During the House of Lords debate on the Financial Services (Banking Reform) Bill on 27 November 2013, there was some discussion regarding how certain derivative trades that are currently classified as gambling are exempt from particular tax charges. Case law limits the situations in which such contracts are subject to tax as income and they benefit from a statutory exemption from capital gains tax. Such contracts also fall outside the scope of stamp duty and stamp duty reserve tax.
This was described by Lord Eatwell as “...a really extraordinary form of tax avoidance within the financial services industry.” He went on to refer to the fact that Australia had recently removed the tax exemption for such forms of contracts, and called on the Government to review the designation of particular derivative contracts as gambling, the consequences of which include a “...significant loss of revenue to the Treasury”. In response, Lord Newby (HM Treasury spokesperson to House of Lords) agreed that, at first sight, this appeared “...to be a loophole...” and undertook to raise the matter with HM Treasury “...in the context of measures that might be brought forward in a future Finance Bill”.
The consequences of financial spread betting becoming liable to tax could be very significant. Businesses may wish to consider the impact of any potential changes.
Proposed amendments to EU Parent-Subsidiary Directive
On 25 November 2013, the European Commission proposed amendments to the EU Parent-Subsidiary Directive which, in its view, has been used by some companies to escape taxation. The Directive was originally conceived to prevent group companies, based in different Member States, from being taxed twice on the same income. However, in the Commission's view certain companies have exploited provisions in the Directive and mismatches between national tax rules to avoid being taxed in any Member State at all. The proposal aims to address this issue:
• First, it updates the current anti-abuse provision in the Directive. This is intended to prevent groups from claiming the benefit of the Directive where there are artificial arrangements used for tax avoidance purposes and ensure taxation takes place on the basis of real economic substance.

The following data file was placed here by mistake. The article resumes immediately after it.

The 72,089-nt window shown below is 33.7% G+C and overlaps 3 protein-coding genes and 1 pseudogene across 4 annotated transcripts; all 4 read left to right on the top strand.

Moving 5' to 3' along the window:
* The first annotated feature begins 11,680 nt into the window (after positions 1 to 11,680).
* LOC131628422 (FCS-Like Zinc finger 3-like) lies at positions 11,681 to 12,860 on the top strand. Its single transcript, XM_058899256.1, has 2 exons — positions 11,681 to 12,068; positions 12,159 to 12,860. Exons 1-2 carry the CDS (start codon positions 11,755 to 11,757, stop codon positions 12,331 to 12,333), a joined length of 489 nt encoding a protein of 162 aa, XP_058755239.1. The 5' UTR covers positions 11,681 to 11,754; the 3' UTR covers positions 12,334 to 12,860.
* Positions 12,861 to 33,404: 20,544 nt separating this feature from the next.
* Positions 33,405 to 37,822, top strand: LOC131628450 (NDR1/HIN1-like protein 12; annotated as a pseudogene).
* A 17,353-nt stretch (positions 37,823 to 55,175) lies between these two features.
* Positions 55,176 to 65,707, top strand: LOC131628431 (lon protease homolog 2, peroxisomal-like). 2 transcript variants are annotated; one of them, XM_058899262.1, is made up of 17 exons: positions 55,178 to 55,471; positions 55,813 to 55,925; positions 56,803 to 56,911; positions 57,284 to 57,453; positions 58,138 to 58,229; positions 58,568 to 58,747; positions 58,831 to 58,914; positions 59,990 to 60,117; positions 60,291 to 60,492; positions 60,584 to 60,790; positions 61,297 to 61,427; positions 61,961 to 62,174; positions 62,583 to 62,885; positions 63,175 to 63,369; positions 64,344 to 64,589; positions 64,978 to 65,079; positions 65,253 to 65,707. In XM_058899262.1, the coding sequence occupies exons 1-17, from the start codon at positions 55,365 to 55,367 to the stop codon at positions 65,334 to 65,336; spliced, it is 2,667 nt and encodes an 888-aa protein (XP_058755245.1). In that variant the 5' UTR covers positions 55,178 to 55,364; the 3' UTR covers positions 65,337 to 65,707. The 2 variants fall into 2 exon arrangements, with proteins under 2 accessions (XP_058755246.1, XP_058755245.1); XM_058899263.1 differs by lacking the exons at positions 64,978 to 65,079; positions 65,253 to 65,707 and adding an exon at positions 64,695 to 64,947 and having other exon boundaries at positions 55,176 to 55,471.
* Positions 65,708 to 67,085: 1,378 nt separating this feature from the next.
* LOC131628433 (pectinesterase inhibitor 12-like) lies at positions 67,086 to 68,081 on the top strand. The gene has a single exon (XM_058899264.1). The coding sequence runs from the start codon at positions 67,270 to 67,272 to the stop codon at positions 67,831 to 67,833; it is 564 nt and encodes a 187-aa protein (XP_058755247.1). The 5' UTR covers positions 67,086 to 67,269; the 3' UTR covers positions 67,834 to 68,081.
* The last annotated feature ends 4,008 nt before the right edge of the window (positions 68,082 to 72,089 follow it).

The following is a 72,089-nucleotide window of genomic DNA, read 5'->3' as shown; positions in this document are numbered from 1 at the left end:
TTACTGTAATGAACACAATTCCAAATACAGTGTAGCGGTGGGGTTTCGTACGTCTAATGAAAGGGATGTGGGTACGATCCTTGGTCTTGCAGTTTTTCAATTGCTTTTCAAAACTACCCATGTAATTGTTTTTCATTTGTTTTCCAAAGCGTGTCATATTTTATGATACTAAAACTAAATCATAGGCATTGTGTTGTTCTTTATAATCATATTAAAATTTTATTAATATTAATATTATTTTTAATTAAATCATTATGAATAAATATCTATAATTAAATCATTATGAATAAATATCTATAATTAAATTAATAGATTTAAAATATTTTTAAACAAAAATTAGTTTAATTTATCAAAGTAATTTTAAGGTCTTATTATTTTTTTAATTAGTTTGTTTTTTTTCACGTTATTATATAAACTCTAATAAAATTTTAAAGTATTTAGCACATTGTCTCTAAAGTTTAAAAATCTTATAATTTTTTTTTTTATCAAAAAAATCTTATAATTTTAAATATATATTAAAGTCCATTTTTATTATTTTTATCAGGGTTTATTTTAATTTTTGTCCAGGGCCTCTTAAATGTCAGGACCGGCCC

• Second, it will ensure that the Directive is amended so that certain specific tax planning arrangements (described as hybrid loan arrangements) cannot benefit from tax exemptions. Under the proposal, the exemption will not be available for distributions of profits that are deductible by the subsidiary of the parent company.
At this stage the amendments are only a proposal, which may be vetoed by Member States. In the event, though, that the amendments are approved it would then be up to individual Member States to implement domestic (or treaty based) law to put this into effect. The proposal is that such changes would need to be put into effect by 31 December 2014 at the latest.
However, how the proposals would interact with the domestic law of Member States is itself a source of debate. UK domestic law does not impose a withholding tax on dividends and provides for a general tax exemption subject to certain conditions on all dividend income that is unrelated to the Directive. It is by no means clear, therefore, that the UK would need to revisit the scope of the existing UK general anti-abuse rule and anti-arbitrage rules which currently diverge from that suggested in the draft amendment to the Directive. Other Member States whose domestic dividend relieving provisions are more clearly based on the application of the Directive may be in a different position.
Please see our international tax alert for more detail.
Other UK developments
Employee benefit trusts: Call for evidence
The Department for Business, Innovation & Skills has published a call for evidence regarding a proposal to abolish the rule against perpetuities for some or all employee benefit trusts as part of what Government can do to further reduce the complexity of businesses adopting employee ownership. This rule addresses the issue of the extent to which one generation should be able to dictate the future use and ownership of property. It does so by restricting the length of time which the creator of the legal arrangement can pre-determine the future ownership of property held in trust. The document also welcomes views on how to further reduce non-tax regulations that may act as a barrier to employee ownership.